Sun Rises on Contemporary Art
Middleburg ... Still Stable
Octogenarian Ann MacLeod has lived in the village of Upperville (estimated population 150) since moving into Dunvegan Farm as a newlywed in 1945. She met her husband Colin "Sandy" MacLeod, Jr., while living and working in Army intelligence in Austria. "I'm a retired lady spy," she says. They settled into life in the country, raised a son and bred and raced horses on the 150-acre family property. Through the years Ann's been an active member of the local community and is one of several stylish grandes dames in this pocket of posh. Ann makes an authoritative distinction between Upperville and Middleburg, just eight miles to the east along John Mosby Highway. "Upperville is a hotbed of social rest, quiet and bucolic," she says. "And Middleburg is the mink and manure set." Ann lost her husband in 1977. In 1995, she carved off 13-acres for herself, sold the farm and built a smaller home.
The original property became Horsefields and passed through several families. It has a five bedroom stone manor house (with renovations by Upperville architect Tommy Beach), two tenant houses and a charming barn. Tatiana and Sergio Pino of Coral Gables recently purchased it for $6.7 million and now commute to Virginia by private jet. He is founder, president and CEO of Century Partners Group in Miami and also directs his original business endeavor, Century Plumbing.
Meanwhile, Ann is preparing for the annual Stable Tour on Memorial Day weekend (cochaired by Dorothy Gow and Leah Creighton). She's posted at the Goose Creek Bridge, the longest remaining four-arch stone turnpike bridge in the state. It was built when Thomas Jefferson was president and renovated with a government grant on 12-acre meadow donated by Senator John Warner. It's lovingly cared for by the Fauquier and Loudoun Garden Club, of which Ann is a member.
Many mistakenly mention The Trinity Church (frequently referred to as the "Mellon Church") as English; actually it's inspired by a 12th century French country church. It was donated by Bunny (an active and elegant 96) and the late Paul Mellon. The late H. Page Cross of New York designed the church buildings. Cross also designed the stunning stables at Rokeby, the Mellon farm, which will be open this year. In addition to the horses, there's a little known extra attraction here … the cheese. For years, the Mellons have had a boutique dairy with fresh products from seven Brown Swiss cows including milk, cream, (a luscious 65 percent fat content), cottage cheese and butter. Several years ago, cheesemaker Allen Bassler went through the rigors of state inspection and began to offer 20 varieties of Oak Spring cheeses for sale, including a selection of white and yellow cheddar, caraway derby, marbled Colby and jalapeno red pepper derby.
Anne Dudley and Coventry Burke at the Orange County Hunt Point-to-Point Races.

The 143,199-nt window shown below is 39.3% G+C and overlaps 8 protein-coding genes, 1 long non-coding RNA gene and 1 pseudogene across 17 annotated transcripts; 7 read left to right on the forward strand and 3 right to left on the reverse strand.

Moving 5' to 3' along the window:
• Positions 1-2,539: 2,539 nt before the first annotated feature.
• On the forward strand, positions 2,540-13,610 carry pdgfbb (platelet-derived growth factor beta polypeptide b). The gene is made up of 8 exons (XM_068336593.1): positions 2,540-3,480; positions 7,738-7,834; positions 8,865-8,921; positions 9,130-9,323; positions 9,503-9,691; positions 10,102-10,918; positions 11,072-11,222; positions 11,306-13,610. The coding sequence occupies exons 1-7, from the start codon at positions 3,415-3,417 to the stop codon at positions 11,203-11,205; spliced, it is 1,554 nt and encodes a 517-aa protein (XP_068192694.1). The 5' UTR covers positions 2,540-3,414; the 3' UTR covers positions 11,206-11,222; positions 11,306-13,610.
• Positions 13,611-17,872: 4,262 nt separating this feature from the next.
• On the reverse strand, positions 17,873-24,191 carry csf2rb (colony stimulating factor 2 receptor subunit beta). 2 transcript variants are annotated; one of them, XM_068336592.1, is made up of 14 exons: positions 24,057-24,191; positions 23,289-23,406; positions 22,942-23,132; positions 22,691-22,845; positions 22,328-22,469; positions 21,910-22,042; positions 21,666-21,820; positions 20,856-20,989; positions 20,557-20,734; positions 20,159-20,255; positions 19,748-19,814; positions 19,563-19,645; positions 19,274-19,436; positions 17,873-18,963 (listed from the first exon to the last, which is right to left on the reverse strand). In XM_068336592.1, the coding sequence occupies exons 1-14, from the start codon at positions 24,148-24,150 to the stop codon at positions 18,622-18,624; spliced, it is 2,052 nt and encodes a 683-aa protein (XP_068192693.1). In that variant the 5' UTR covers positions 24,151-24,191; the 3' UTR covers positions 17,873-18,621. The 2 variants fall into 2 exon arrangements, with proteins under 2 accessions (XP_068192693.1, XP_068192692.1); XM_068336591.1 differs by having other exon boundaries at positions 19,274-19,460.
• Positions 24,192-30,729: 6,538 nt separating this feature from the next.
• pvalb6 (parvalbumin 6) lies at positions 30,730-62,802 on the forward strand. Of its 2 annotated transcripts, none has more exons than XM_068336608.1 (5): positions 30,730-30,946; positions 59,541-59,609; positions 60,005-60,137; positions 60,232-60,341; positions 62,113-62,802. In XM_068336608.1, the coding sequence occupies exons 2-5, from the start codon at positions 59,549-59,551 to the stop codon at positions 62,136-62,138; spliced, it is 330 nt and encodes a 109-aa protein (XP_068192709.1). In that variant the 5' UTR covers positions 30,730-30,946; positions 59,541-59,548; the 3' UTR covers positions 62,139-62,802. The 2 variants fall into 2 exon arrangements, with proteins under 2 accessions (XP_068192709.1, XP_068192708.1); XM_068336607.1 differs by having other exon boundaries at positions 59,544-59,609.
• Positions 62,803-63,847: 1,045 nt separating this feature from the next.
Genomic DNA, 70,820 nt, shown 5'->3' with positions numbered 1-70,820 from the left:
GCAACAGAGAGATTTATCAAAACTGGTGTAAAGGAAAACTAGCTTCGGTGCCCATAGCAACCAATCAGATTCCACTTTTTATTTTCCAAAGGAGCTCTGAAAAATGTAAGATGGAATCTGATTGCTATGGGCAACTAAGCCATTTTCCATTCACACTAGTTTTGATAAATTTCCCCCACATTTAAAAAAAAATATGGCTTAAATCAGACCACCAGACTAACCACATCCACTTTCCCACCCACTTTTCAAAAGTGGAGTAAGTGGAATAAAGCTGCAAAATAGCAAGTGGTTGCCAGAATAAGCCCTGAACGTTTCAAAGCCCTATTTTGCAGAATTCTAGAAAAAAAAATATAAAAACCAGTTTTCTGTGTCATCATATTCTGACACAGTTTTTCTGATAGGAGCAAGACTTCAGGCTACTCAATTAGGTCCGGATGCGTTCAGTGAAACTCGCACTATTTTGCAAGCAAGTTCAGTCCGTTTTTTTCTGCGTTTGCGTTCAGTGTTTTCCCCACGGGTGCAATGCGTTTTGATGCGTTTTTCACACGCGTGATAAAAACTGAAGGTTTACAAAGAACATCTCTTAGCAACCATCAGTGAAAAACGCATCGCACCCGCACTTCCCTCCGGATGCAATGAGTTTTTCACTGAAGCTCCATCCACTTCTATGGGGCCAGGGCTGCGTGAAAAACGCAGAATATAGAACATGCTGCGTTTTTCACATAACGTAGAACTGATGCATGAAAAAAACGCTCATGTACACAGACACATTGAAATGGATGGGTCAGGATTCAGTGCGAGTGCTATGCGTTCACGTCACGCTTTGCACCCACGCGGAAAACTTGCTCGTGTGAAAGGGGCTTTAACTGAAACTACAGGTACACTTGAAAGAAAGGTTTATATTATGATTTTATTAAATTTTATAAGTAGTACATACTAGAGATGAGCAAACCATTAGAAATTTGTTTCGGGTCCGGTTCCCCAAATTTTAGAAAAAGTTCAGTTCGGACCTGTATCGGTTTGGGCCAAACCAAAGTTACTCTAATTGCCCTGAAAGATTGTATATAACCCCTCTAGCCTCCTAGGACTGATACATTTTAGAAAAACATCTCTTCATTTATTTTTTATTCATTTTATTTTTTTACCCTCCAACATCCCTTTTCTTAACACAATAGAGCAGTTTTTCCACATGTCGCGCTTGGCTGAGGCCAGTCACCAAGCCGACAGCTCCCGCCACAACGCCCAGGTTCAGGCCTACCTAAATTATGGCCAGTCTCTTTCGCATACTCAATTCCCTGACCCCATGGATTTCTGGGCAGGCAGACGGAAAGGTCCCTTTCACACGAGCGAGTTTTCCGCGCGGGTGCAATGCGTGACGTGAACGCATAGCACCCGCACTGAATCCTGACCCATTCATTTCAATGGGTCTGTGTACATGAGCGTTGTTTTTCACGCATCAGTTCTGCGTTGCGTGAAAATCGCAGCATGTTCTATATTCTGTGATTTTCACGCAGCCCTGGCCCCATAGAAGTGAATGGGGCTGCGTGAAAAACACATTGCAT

MASTER OF THE HOUSE
Upperville has several new residents, including Jennifer and Jamie Gore (whose family once owned the Marwood estate on River Road in Potomac and the old Fairfax Hotel on Massachusetts Avenue). The couple has purchased the 55-acre circa 1840 Seaton Place for just under $2 million last December. Wonderful weatherman Willard Scott's 15-acre place (Cape Cod house, pool and stables) just up the road has been listed for $2.3 million. Cricket Bedford Whitner, daughter of the late Master of the Piedmont Fox Hounds Erskine L. Bedford, recently parted with the family farm known as Old Welbourne. The 328- acre property is considered a local treasure - having been in the Dulany family for generations until Bedford purchased it in 1961. After much agonizing, the adorable Cricket - now a single mother of two - wrote a letter to her dear father about the difficult decision. The next day, she received a contract from Mary and Tom Catlett, who have three daughters and family in the area. The selling price was $6 million. Back in 1840, Richard Henry Dulany (see above) was the founder of the Piedmont Fox Hounds and in 1853 started the Upperville Colt and Horse Show - the oldest horse show in the United States (The hamburgers at the food stand manned by the fire department are a must.)
OLD SHOW/NEW SHOW
The mistress of Fox Lair Farm, Elizabeth "Luv Luv" Busch Burke (her father August A. Busch, was a co-founder of the beer company) will be dancing at the Upperville Horse Show Kickoff Party. During the show, she'll be cheering from the sidelines as her daughter, Lysa Horkan and granddaughters Ashley Burke, 11, and Brittany Horkan, 12, compete.
For culture vultures, the Middleburg Players are taking their current production, "Plaza Suite" (starring Little River Inn owner Tucker Withers in the part once portrayed by Walter Matthau) on the road for a four-day run at Buchanan Hall in Upperville. Buchanan Hall, built by the Dulany family in 1920, was deeded to Upperville for civic use by Ann Dulany and H. Rozier Dulany, Jr., in 1933.
Linden Wiesman, a Three Day Event team Bronze medal winner at the 2000 Olympics, is the current squeeze of Gregg Ryan, an amateur steeplechase rider/insurance executive and one of People magazine's Most Eligible bachelors. For anyone wanting to join in all the fun in Upperville (and maybe even have your place on the Stable Tour), Linden is selling, Roscommon, her family farm. The property includes a stylish stone and stucco main house and for true horse lovers a barn constructed by the Pennsylvania Amish, with eleven paddocks and an indoor arena. Asking price? Just over $3.3 million. For a tiny village there's sure a lot going on.